Crop Insurance

An Annual Disaster

November 5, 2015

Crop Insurance: Environmental Consequences

Swapping crop insurance for ad hoc or supplementary crop disaster assistance has dramatically increased the cost taxpayers shoulder and transformed legitimate assistance for periodic disasters into an often generous form of annual income support. Adding salt to the wound, crop insurance actually exacerbates rather than reduces the environmental consequences of disaster payments.

Cultivation of High-Risk and Marginal Land

Critics of disaster payments claim they expanded the cultivation of high-risk and marginal land. But many studies affirm that crop insurance also increases the amount of high-risk and marginal land in production. A 2001 study from researchers at the University of California, Berkeley, concludes that “under reasonable conditions, subsidized crop insurance creates incentives to utilize greater quantities of marginal quality land.”

In February 2015, the Government Accountability Office investigated whether crop insurance premiums cover the cost of losses on high-risk land. Their findings were stunning. In aggregate, farmers were actually making money by buying crop insurance policies because payouts regularly exceeded farmer paid premiums. Worse yet, for farmers in high-risk areas, every dollar of crop insurance premiums brought an average of $1.97 in net gains. Meanwhile, farmers in low-risk counties made a profit of 87 cents for every dollar paid for premiums.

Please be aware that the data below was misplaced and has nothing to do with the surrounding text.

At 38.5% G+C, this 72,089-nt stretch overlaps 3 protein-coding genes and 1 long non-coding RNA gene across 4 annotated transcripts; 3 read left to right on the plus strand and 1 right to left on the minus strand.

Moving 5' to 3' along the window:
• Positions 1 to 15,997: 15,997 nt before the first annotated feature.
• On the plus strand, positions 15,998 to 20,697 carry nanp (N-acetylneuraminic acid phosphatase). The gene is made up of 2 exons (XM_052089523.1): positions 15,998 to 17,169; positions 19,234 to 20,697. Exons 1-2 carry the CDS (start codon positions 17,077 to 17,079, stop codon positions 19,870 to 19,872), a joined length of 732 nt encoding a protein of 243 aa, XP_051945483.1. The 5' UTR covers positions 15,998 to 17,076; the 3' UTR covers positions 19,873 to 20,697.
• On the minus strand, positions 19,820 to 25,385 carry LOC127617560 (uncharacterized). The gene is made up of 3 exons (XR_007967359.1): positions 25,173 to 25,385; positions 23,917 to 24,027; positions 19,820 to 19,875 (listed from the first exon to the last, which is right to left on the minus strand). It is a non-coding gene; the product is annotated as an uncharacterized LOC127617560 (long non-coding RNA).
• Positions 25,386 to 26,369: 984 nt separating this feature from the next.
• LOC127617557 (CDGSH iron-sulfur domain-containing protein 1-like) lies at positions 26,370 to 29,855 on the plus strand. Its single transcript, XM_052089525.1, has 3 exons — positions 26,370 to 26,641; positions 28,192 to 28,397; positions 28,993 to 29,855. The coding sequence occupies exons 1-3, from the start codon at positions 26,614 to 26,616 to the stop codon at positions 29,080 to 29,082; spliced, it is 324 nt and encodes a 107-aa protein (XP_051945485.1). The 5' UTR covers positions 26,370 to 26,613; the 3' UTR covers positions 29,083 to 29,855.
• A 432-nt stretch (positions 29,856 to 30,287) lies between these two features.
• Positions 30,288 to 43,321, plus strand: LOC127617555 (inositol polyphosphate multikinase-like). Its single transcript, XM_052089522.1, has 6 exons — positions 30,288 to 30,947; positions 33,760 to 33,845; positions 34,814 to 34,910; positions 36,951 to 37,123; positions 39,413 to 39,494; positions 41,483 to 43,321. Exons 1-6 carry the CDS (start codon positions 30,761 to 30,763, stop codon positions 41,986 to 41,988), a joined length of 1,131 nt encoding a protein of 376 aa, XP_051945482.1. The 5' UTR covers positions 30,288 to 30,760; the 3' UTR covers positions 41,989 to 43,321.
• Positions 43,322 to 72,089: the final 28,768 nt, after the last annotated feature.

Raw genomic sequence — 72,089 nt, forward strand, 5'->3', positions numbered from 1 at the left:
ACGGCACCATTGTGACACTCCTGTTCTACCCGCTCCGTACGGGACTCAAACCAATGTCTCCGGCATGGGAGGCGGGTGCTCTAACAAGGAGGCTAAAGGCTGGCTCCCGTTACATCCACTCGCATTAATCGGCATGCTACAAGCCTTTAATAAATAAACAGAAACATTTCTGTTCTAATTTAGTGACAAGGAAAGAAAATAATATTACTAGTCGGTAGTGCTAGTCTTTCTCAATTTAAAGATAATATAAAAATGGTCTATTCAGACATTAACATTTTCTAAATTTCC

Crop insurance ensures farmers can still make money even when they plant on risky and environmentally sensitive land. Moreover, crop insurance payouts were even larger in high- risk states and counties than were disaster payments.